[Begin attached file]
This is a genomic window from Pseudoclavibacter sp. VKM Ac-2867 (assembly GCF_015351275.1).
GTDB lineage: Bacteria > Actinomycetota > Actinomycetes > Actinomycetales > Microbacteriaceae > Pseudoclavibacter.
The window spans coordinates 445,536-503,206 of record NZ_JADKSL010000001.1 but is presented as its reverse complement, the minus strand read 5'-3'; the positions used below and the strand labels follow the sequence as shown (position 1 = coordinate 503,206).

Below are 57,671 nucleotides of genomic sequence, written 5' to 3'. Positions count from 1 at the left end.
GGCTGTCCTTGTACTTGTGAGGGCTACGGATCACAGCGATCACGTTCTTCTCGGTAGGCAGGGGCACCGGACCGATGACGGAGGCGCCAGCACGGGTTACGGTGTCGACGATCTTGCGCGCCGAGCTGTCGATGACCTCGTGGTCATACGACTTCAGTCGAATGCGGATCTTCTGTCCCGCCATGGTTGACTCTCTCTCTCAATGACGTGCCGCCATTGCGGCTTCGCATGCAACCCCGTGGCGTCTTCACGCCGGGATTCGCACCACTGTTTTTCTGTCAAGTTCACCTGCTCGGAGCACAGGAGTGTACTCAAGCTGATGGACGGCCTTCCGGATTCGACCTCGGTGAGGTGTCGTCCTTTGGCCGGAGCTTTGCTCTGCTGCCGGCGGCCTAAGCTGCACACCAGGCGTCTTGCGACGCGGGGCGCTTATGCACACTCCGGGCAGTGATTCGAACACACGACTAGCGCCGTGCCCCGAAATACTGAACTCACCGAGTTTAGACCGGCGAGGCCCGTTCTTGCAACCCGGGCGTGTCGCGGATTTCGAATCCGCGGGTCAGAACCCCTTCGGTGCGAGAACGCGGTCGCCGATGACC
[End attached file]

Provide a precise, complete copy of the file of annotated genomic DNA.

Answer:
This is a genomic window from Pseudoclavibacter sp. VKM Ac-2867 (assembly GCF_015351275.1).
GTDB lineage: Bacteria > Actinomycetota > Actinomycetes > Actinomycetales > Microbacteriaceae > Pseudoclavibacter.
The window spans coordinates 445,536-503,206 of record NZ_JADKSL010000001.1 but is presented as its reverse complement, the minus strand read 5'-3'; the positions used below and the strand labels follow the sequence as shown (position 1 = coordinate 503,206).

Below are 57,671 nucleotides of genomic sequence, written 5' to 3'. Positions count from 1 at the left end.
GGCTGTCCTTGTACTTGTGAGGGCTACGGATCACAGCGATCACGTTCTTCTCGGTAGGCAGGGGCACCGGACCGATGACGGAGGCGCCAGCACGGGTTACGGTGTCGACGATCTTGCGCGCCGAGCTGTCGATGACCTCGTGGTCATACGACTTCAGTCGAATGCGGATCTTCTGTCCCGCCATGGTTGACTCTCTCTCTCAATGACGTGCCGCCATTGCGGCTTCGCATGCAACCCCGTGGCGTCTTCACGCCGGGATTCGCACCACTGTTTTTCTGTCAAGTTCACCTGCTCGGAGCACAGGAGTGTACTCAAGCTGATGGACGGCCTTCCGGATTCGACCTCGGTGAGGTGTCGTCCTTTGGCCGGAGCTTTGCTCTGCTGCCGGCGGCCTAAGCTGCACACCAGGCGTCTTGCGACGCGGGGCGCTTATGCACACTCCGGGCAGTGATTCGAACACACGACTAGCGCCGTGCCCCGAAATACTGAACTCACCGAGTTTAGACCGGCGAGGCCCGTTCTTGCAACCCGGGCGTGTCGCGGATTTCGAATCCGCGGGTCAGAACCCCTTCGGTGCGAGAACGCGGTCGCCGATGACC